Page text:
Living in a developed nation with ample clean drinking water available, one would expect that the average American’s water intake is on par with the daily recommendations, but that isn’t the case.  According to a study by the Harvard T.H Chan School of Public Health, 50% of U.S children and teenagers do not drink enough water daily. The problem doesn’t vanish once adulthood sets in either. The National Hydration Council states that one in ten consultations for chronic fatigue can be attributed to dehydration.


It may seem as though the solution is simple: drink more water.  But with so many differing opinions on the subject—from the best sources to get it from to how much you actually need to consume—it’s still difficult to know whether or not you are providing your body with the water it needs to function best.


Most articles indicate that eight glasses a day seems to be the magic number; however, this may be a myth that was founded by a 1945 study by the Food and Nutrition Board, for which rigorous proof is lacking. A more recent study conducted in 2008 by the Journal of the American Society of Nephrology further demonstrated no significant health benefit of sticking to the 8 x 8 rule (8 8-ounce glasses per day). It also needs to be taken into account that everyone’s needs are different due to climate, level of activity, age, temperature and intake of other beverages, so it’s impossible to come up with a concrete rule of how much we should drink.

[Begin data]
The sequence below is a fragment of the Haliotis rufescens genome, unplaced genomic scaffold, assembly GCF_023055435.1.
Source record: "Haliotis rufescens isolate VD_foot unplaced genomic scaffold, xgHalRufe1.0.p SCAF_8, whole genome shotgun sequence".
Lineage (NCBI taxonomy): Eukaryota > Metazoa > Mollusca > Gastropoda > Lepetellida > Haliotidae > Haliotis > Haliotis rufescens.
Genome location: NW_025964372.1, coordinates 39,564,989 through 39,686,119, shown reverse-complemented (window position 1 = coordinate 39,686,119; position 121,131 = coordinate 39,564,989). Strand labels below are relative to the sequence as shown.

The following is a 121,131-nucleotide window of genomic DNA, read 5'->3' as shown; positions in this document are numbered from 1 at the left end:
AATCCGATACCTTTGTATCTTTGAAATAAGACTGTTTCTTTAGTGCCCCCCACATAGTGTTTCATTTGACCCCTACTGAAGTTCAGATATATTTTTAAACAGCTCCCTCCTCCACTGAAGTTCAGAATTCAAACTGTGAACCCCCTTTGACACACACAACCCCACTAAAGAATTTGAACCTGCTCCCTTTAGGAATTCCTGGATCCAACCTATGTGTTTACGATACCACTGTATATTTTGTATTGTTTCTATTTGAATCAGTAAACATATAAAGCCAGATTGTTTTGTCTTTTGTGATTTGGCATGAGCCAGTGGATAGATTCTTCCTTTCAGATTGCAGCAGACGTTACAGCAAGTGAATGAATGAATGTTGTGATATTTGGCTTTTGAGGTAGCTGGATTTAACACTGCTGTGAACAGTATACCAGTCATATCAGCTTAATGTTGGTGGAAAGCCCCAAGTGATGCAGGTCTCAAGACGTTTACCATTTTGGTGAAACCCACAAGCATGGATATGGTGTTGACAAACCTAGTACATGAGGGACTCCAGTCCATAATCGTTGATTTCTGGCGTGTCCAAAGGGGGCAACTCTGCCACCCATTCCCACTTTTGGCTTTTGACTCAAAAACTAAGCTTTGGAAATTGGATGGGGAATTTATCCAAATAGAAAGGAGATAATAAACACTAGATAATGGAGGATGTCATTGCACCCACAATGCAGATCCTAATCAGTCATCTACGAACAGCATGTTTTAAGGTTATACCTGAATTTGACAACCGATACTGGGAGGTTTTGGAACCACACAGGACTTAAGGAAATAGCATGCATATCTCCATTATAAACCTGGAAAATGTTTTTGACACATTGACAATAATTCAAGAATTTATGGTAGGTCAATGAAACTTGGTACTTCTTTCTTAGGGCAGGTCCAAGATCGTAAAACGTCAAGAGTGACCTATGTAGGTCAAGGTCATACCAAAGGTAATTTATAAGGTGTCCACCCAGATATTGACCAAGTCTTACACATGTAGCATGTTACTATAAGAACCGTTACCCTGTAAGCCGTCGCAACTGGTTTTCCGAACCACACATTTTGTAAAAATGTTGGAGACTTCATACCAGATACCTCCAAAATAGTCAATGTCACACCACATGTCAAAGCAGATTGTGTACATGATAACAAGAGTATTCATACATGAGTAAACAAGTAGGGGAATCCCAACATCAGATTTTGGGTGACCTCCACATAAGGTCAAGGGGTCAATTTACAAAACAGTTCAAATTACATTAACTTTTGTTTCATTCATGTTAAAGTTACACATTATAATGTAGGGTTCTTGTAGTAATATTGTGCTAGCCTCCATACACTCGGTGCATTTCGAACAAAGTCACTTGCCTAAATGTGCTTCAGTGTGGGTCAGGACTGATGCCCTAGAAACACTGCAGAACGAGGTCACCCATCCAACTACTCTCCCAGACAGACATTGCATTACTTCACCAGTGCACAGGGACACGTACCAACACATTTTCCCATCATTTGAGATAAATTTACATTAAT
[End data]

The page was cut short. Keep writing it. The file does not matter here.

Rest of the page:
A study by The National Academy of Sciences also notes that 22% of water intake of the average American comes through the consumption of food, which means that perhaps we don’t need to drink as much as we think we do.  Water-based foods like broth and certain fruits and vegetables can greatly contribute towards one’s daily water intake.


Determine your proper hydration


How can you know exactly how much water you should drink? The Institute of Medicine provides us with a rough guideline of 91 ounces per day for an adult women and 125 ounces for an adult man.


The Institute also states that prolonged physical activity and heat exposure will increase water losses and raise your daily fluid needs.  Reports vary greatly on how much athletes and those who regularly exercise should drink, as every individual has different needs and temperature and conditions play a large role in what this number should be. The American Council on Exercise recommends this basic guideline for drinking water before, during and after exercise.  


  • Drink 17 to 20 ounces of water two to three hours before you start your workout.
  • Drink eight ounces of water 20-30 minutes before you start exercise or during your warm-up.
  • Drink seven to ten ounces of water every 10-20 minutes during your workout.
  • Drink eight ounces of water no more than 30 minutes after you finish.

Knowing the benefits of drinking water and also having a general guideline for how much should consume, it is clear that simply making a decision to drink more water can benefit your health in a variety of ways.    

Tips for being better hydrated

If you have difficulty drinking regular water, you can add cucumbers, mint or lemons to kick it up a notch.  It’s also recommended to drink a glass before each meal to fend off overeating and help your body know when it is full so you don’t overindulge.

Jahmu is a great tasting way to stay hydrated. Simply add a teaspoon to hot or cold water and drink away!

Happy hydration!